— CBS News (@CBSNews) February 26, 2020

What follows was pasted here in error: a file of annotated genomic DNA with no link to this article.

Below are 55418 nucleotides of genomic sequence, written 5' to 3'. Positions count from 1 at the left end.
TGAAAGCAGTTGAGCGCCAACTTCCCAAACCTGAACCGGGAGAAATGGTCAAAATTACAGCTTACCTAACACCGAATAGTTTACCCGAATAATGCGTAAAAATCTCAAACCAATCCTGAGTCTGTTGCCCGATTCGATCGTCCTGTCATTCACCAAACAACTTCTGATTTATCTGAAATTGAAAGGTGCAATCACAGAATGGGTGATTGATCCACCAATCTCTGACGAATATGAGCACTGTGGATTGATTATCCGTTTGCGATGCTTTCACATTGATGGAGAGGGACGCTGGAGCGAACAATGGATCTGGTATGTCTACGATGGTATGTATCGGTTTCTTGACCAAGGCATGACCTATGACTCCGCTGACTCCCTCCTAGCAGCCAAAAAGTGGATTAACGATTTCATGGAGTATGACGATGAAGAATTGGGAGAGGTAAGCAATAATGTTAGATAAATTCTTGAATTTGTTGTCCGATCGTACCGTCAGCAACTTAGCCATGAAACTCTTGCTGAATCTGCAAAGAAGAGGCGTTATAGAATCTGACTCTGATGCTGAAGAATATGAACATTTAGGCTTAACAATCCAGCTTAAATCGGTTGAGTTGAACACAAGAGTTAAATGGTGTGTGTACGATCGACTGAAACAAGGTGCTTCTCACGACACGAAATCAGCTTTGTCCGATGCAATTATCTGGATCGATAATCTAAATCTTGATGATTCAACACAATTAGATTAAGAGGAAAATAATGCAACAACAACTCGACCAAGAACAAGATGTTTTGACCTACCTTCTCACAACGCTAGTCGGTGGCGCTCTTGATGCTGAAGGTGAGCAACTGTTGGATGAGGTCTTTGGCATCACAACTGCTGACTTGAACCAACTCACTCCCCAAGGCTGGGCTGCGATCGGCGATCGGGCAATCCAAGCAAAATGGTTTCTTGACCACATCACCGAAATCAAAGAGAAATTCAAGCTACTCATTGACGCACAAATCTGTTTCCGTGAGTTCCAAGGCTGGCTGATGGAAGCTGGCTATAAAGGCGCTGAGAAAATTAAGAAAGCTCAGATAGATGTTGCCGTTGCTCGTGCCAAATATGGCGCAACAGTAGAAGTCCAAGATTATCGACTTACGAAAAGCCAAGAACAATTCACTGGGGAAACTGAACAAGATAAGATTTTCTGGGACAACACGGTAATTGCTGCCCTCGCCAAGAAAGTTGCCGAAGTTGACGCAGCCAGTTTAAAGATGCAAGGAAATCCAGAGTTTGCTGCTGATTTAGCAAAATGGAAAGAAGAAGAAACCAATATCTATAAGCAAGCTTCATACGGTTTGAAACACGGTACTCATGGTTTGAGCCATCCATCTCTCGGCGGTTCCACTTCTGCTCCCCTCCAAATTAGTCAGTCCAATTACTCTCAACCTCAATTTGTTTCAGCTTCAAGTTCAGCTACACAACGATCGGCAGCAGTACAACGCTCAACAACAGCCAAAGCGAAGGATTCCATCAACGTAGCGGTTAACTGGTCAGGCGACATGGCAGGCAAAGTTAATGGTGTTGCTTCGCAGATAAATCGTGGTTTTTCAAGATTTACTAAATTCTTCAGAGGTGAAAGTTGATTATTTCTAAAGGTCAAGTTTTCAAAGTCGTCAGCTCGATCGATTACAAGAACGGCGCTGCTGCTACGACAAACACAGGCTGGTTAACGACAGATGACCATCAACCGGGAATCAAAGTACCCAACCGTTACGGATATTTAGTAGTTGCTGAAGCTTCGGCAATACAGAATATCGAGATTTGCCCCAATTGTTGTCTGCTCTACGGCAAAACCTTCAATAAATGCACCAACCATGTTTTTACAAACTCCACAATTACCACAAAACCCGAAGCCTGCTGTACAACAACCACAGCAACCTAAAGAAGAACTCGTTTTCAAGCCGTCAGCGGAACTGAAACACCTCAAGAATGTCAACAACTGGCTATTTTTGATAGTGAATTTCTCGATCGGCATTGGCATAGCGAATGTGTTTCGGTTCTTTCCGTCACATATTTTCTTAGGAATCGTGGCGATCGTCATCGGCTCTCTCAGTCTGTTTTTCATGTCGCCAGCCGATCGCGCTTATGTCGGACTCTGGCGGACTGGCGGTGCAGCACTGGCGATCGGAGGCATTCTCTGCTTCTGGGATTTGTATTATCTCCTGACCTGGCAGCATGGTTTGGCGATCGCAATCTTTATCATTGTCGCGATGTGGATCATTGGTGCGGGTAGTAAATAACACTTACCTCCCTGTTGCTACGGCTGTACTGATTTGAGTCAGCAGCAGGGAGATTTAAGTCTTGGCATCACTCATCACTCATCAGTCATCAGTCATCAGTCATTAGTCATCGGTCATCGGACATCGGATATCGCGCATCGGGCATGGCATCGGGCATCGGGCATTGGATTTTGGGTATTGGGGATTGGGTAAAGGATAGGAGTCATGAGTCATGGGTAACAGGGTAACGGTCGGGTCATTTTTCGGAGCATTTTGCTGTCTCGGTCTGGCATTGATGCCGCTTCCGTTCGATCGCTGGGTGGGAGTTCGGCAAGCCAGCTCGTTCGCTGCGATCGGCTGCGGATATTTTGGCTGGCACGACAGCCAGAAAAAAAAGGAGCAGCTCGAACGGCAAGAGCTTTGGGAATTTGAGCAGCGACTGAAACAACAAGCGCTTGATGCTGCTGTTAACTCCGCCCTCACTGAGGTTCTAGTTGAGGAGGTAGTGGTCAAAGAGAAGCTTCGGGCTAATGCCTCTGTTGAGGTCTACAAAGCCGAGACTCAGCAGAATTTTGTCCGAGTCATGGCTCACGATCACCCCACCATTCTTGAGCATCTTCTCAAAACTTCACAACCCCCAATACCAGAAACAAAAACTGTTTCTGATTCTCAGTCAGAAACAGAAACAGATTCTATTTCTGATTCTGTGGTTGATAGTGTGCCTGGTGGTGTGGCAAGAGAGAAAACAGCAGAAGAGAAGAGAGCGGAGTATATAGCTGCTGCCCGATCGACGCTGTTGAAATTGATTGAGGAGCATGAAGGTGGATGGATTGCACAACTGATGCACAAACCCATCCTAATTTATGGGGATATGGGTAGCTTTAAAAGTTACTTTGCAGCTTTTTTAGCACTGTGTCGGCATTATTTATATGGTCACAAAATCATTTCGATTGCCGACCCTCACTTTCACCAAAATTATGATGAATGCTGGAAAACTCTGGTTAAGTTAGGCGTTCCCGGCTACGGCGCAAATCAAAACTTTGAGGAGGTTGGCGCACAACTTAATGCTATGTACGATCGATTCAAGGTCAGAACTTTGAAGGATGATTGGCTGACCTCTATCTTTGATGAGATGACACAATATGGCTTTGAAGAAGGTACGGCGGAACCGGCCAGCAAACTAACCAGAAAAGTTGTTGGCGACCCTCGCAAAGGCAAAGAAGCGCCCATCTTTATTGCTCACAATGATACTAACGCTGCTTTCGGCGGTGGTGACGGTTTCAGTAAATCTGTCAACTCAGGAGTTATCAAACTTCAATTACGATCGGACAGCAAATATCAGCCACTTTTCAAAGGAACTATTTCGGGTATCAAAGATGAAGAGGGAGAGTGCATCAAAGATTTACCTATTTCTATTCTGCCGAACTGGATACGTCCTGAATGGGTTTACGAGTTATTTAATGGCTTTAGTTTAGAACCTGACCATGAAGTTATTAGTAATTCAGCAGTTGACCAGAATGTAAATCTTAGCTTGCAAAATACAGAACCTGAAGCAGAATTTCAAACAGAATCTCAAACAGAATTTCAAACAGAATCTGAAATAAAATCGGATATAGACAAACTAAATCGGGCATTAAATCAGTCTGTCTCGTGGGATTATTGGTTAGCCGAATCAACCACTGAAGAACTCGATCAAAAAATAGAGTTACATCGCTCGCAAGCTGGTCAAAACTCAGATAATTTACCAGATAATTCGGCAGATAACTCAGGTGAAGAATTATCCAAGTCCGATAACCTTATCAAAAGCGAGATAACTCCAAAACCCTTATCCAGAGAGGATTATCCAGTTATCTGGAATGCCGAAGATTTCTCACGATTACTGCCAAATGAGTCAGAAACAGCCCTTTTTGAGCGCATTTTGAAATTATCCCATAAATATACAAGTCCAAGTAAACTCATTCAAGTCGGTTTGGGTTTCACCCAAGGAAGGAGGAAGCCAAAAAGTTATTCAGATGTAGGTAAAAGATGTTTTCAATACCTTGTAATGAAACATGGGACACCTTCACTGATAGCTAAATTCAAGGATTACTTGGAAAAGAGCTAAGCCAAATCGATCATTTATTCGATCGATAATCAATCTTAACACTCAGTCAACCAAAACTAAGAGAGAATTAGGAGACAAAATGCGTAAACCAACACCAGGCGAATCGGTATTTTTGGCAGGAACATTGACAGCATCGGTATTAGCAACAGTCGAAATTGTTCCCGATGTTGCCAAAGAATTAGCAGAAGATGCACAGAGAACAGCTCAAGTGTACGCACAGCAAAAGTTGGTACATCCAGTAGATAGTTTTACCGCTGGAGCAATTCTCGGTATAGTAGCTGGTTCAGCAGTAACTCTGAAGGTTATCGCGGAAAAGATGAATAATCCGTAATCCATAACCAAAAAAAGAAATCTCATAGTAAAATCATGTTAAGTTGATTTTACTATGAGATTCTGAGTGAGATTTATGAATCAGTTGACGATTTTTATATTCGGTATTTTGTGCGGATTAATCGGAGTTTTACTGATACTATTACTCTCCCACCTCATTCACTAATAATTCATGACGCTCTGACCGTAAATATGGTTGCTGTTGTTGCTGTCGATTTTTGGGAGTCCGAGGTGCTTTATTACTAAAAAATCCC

At the tenth Democratic presidential debate, between a group of all white contenders, candidates are asked about their own records and policies to address racial disparities. Bloomberg is attacked for stop-and-frisk policies while mayor of New York. While Buttigieg calls the policy racist, he also notes the whiteness on the debate stage in discussing these issues: “And I come to this with some humility because I’m conscious of the fact that there are seven white people on this stage talking about racial justice. None of us — none of us have the experience, the lived experience of, for example, walking down the street, or in a mall, and feeling eyes on us, regarding us as dangerous, without knowing the first thing about us just because the color of our skin.” Recognizing the layered identities of race and gender, he adds, “None of us had the experience that Black women have had that drives that maternal mortality gap that we are all rightly horrified by, of going into a doctor, and being less likely to have your description of being in pain believed because of your race.” Biden says, “We’ve got to deal with the institutional racism,” and describes both a record and plan for doing this in areas like voting rights and housing. Steyer says, “Every single policy area in the United States has a gigantic subtext of race,” and argues he is the only candidate calling for reparations. Sanders calls for marijuana legalization as one policy that will address racism in the criminal justice system, while also calling on targeted support for Black, Latino, and Native Americans to start legal marijuana businesses.